A group of children find themselves snowed in at Hoover International Airport while in transit to visit family at Christmas. They are Spencer (Dyllan Christopher) and his younger sister Santa-phobic Charlie (Tyler James Williams), rich-girl Grace (Gina Mantegna), tomboy Donna (Quinn Shephard), and quiet and child-like Beef (Brett Kelly). The unexpected stopover and Christmas holiday travel reminds them all of their various family problems, including divorce, abandonment and family expectations.

As unaccompanied minors at the airport, the children are taken by Passenger Relations worker Zach (Wilmer Valderrama) to the Unaccompanied Minors (UM) Lounge. The five older children decide that the chaos of the UM Lounge is not for them and make their escape. This action earns them the wrath of the surly Passenger Relations manager, Oliver (Lewis Black). His holiday to Hawaii has also been ruined by the weather. The children are caught by security and thrown back into the UM Lounge.

Undaunted, they band together, realising that only as a team can they free themselves again. Spencer has added incentive to escape, because he has now become separated from his sister. With their combined abilities and the aid of soft-hearted Zach, they again try to escape. At the same time, Oliver and his security team are desperately trying to control them.


Separated families


  • Donna punches several people in the stomach and groin, and they are shown to be in pain.
  • The children in the UM Lounge jump on Zach and crush him. He is hurt but recovers quickly.
  • A dog bites a baggage handler on the bottom and another in the groin. While the men yell in pain, the children escape.
  • In the unclaimed baggage area, Donna finds numchucks (martial arts weapons) and Charlie finds a cane. They hurt themselves while trying them out.
  • During a chase scene down a snow-covered hill, Oliver and his security guards chase the children on various toboggan-like objects. They all lose control at different points and crash into trees, snow and carparks. They are not shown to have any serious injuries from these accidents.
  • Oliver upsets a hotel guest, who is shown raising a fist to him. Oliver yells ‘Ow!’ and reappears with a bruised face, and a slightly bloodied nose and lip.

Content that may disturb children

Under 8

  • All the children are separated from their parents in the airport, although none of them appear scared by the experience.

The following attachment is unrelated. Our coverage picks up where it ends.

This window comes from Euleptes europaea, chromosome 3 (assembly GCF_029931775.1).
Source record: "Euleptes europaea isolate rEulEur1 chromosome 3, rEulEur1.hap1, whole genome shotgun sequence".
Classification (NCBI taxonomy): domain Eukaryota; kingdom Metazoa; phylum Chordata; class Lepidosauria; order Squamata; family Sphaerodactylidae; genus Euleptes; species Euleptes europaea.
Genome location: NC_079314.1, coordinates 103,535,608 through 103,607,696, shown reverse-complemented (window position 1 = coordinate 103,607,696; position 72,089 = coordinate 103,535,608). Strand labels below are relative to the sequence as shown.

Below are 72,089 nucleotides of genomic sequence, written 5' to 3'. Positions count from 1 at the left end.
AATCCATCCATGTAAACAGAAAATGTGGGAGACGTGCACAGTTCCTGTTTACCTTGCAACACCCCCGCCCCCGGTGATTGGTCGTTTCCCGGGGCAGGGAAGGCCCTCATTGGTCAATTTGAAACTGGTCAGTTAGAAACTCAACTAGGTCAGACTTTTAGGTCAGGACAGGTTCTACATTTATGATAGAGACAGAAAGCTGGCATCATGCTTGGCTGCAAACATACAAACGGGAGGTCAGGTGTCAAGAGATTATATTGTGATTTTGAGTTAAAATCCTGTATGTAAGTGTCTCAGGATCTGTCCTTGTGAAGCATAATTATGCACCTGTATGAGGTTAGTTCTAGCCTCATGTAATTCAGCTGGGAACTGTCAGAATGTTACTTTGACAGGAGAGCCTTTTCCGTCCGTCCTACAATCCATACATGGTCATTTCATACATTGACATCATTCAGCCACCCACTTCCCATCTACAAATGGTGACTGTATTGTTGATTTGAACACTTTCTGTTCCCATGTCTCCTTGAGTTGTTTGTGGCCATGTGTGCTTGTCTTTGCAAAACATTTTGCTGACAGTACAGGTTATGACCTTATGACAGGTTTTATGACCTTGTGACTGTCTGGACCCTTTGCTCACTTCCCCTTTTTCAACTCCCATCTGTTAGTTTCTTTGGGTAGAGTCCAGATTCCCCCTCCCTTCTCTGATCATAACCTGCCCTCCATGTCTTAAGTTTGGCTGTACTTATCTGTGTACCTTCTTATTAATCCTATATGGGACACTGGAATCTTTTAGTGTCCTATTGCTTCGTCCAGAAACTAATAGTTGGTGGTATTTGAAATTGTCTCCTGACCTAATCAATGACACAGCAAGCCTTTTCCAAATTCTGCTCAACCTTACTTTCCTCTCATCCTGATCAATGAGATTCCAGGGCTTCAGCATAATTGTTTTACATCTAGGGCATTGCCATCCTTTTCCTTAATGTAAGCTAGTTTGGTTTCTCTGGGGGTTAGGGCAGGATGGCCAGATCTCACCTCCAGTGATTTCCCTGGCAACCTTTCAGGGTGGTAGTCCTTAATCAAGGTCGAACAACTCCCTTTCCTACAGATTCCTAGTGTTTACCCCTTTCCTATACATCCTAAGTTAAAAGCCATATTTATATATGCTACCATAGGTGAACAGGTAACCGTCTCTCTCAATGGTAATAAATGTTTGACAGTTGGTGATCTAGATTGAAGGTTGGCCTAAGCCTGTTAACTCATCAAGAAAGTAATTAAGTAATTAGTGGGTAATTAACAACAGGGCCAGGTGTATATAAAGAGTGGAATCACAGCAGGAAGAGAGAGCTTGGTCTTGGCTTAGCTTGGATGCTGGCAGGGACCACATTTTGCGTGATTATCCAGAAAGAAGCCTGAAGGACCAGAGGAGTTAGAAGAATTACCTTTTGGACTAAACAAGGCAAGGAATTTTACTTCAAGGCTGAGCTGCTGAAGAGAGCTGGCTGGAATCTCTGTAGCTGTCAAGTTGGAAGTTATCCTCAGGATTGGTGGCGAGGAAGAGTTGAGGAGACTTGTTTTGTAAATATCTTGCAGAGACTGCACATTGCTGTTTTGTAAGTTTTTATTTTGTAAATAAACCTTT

• The UM Lounge chaos includes yelling, fighting, folding back of eyelids, bullying and throwing objects.
  • Beef puts on a life jacket that inflates and almost strangles him.
  • The children are all chased through the airport in a stolen passenger buggy driven by Donna. The buggy crashes into bookstalls.
  • In several scenes Oliver yells, intimidates and threatens the children. They do not appear worried by his threats.
  • Charlie (trapped in a suitcase) and Donna get tossed through a large baggage carousel. They appear worried and yell out as they fly around. They take a final big fall onto a pile of luggage but are unharmed.
  • Spencer’s father tries to drive to the airport to meet his children. In the process, he nearly gets hit by a car and has a Christmas tree go through his front windscreen. His car also blows up.

From 8-13

Most children in this age group would not be disturbed by the scenes described above. Some could be concerned by Spencer’s father’s mishaps on his way to the airport.

Over 13

It is unlikely that anything in this movie would scare or disturb children over the age of 13.

Sexual references

  • When Charlie is trapped in the suitcase, he finds a bra and makes sounds of approval and nods.
  • Donna kisses Charlie, and he tells her she’s ‘hot’.

Alcohol, drugs and other substances

In one scene, Spencer’s auntie wakes up on Christmas Day with a bottle of spirits in her hand, looking hung over.

Nudity and sexual activity


Product placement


Coarse language

There is no coarse language in this movie, but there is some name-calling.

Ideas to discuss with your children

While many children will enjoy the slapstick and occasional toilet humour in Unaccompanied Minors, adolescents and adults may find the humour weak and the plot improbable. You might like to talk about values such as the importance of family, whatever shape it takes, teamwork and friendship, and forgiveness and generosity. You could also talk about the real-life consequences of using violence to resolve issues, and the impact of divorce.